13. Joëls M, de Kloet ER (1992) Control of neuronal excitability by corticosteroid hormones. Trends Neural Sci 15: 25–30CrossRefGoogle Scholar
  14. Korte SM, De Boer SF, De Kloet ER, Bohus B (1995) Anxiolytic-like effects of selective mineralocorticoid and glucocorticoid antagonists on fear-enhanced behavior in the elevated plusmaze. Psychoneuroendocrinology 20: 385–394PubMedCrossRefGoogle Scholar
  15. MacLennan AJ, Drugan RC, Hyson RL, Maier SF, Madden JD, Barchas JD (1982) Corticosterone: a critical factor in an opioid form of stress-induced analgesia. Science 215: 1530–1532PubMedCrossRefGoogle Scholar
  16. Majewska MD, Bisserbe J-C, Eskay RL (1985) Glucocorticoids are modulators of GABAA receptors in brain. Brain Res 339: 178–182PubMedCrossRefGoogle Scholar
  17. Marinelli M, Piazza PV, Barrot M, Rougé-Pont F, Kharoby M, Le Moal M, Simon H (1994) Glucocorticoids and drug abuse: influences of acute inhibition of corticosterone synthesis and administration of corticosteroid receptor antagonists on cocaine-induced locomotion. Soc Neurosci Abstr 20: 666.6Google Scholar
  18. McEwen BS (1991) Non-genomic and genomic effects of steroids on neural activity. Trends Pharmacol Sci. 12: 141–147PubMedCrossRefGoogle Scholar
  19. Mendelson SD, McEwen BS (1992) Autoradiographic analyses of the effects of adrenalectomy and corticosterone on 5-HT1A and 1B receptors in the dorsal hippocampus and cortex of the rat. Neuroendocrinol 55: 444–50Google Scholar
  20. Moguilewsky M, Raynaud JR (1980) Evidence for a specific mineralocorticoid receptor in rat pituitary and brain. J Steroid Biochem 12: 309–314PubMedCrossRefGoogle Scholar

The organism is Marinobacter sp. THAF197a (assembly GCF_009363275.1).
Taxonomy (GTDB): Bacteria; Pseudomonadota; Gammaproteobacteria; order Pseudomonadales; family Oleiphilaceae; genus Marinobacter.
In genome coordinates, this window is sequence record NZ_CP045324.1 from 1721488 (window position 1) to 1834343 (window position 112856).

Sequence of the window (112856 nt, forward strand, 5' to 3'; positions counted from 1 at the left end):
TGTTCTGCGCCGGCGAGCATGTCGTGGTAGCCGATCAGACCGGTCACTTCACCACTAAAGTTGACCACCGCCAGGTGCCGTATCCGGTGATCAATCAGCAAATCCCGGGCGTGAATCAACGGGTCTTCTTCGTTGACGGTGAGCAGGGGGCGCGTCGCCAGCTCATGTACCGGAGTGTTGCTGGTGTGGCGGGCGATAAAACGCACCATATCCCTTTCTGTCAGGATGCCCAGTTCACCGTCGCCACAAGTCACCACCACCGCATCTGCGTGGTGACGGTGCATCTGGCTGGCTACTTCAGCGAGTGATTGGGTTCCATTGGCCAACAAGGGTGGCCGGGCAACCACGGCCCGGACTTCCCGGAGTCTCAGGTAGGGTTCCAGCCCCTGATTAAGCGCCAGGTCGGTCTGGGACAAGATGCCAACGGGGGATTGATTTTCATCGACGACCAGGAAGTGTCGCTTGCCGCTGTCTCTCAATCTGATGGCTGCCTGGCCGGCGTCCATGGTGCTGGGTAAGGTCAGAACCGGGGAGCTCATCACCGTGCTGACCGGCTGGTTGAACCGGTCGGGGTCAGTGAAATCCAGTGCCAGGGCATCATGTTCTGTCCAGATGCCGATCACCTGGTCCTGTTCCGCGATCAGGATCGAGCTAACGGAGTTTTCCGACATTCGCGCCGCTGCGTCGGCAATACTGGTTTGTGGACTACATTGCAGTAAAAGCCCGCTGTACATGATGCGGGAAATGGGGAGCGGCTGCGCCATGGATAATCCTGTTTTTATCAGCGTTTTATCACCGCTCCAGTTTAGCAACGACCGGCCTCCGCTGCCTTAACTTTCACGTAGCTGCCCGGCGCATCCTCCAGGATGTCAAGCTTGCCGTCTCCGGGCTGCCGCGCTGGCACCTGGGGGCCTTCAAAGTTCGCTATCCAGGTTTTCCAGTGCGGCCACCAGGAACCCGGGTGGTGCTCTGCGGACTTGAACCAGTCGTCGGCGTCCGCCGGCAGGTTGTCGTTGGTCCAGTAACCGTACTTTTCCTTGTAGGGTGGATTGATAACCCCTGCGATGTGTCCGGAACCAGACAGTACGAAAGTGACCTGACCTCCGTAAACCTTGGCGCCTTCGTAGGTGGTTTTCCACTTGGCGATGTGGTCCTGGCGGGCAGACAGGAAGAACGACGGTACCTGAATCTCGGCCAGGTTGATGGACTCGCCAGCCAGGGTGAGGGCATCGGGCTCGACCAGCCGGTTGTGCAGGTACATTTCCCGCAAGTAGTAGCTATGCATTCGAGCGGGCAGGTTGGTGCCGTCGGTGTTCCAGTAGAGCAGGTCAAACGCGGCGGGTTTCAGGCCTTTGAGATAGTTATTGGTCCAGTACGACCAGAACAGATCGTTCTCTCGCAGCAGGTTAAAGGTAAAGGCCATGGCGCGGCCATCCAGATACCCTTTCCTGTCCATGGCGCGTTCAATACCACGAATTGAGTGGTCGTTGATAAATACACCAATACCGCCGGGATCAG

21. Moore FL, Orchinik M (1991) Multiple molecular actions for steroids in teh regulation of reproductive behaviors. Semin Neurosci 3: 489–496CrossRefGoogle Scholar
  22. Nevo I, Hamon M (1995) Neurotransmitter and neuromodulatory mechanisms involved in alcohol abuse and alcoholism. Neurochem Int 26: 305–336PubMedCrossRefGoogle Scholar
  23. Orchinik M, Moore FL, Rose JD (1994) Mechanistic and functional studies of rapid corticosteroid actions. Ann NY Acad Sci 746: 101–112PubMedCrossRefGoogle Scholar
  24. Philibert D, Moguilewski M, Mary I, Lecaque D, Tornemine C, Secchi C, Deraedt R (1985) Pharmacological profile of RU 486 in animals. In: Baulieu EE, Segal SH (eds) The antiprogestin steroid RU 486 and human fertility control. Plenum. New York. pp 49–68Google Scholar
  25. Piazza PV, Deminière J-M, le Moal M, Simon H (1990) Stress-and pharmacologically-induced behavioral sensitization increases vulnerability to acquisition of amphetamine selfadministration. Brain Res 514: 22–26.PubMedCrossRefGoogle Scholar
  26. Piazza PV, Maccari S, Deminière J-M Le Moal M, Mormède P, Simon H (1991) Corticosterone levels determine individual vulnerability to amphetamine self-administration. Proc Natl Acad Sci USA 88: 2088–2092PubMedCrossRefGoogle Scholar
  27. Piazza PV, Deroche V, Rougé-Pont F, Deminière JM, Maccari S, Le Moal M, Simon H (1992) Individual differences in the sensitivity to corticosterone’s reinforcing effets and in corticosterone-induced dopamine release may be a biological, basis for sensation-seeking. Soc Neurosci Abstr 449: 13Google Scholar
  28. Prasad C, Prasad A (1995) A relationship betwwen increased voluntary alcohol preference and basal hypercorticosteronemia associated with an attenuated rise in corticosterone output during stress. Alcohol 12: 59–63PubMedCrossRefGoogle Scholar
  29. Ratka A, Sutanto W, Bloemers M, de Kloet ER (1989) On the role of brain, mineralocorticoid (type I) and glucocorticoid (type II) receptors in neuroendocrine regulation. Neuroendocrinology 50: 117–123PubMedGoogle Scholar
  30. Sutanto W, De Kloet ER (1995) Corticosteroid receptor antagonists: a current perspective. Pharm, World Sci 17: 31–41CrossRefGoogle Scholar
  31. Sutanto W, Handelmann G, De Bree F, De Kloet ER (1989) Multifaceted, interaction of corticosteroids with the intracellular receptors and with membrane GABAA receptor complex in the rat brain. J Neuroendocrinol 4 243–247CrossRefGoogle Scholar

Copyright information

© Springer-Verlag 1996

Authors and Affiliations

  • C. Fahlke
    • 1
  • E. H»rd
    • 1
  • S. Hansen
    • 1
  1. 1.Department of PsychologyGöteborg UniversityGöteborgSweden

Personalised recommendations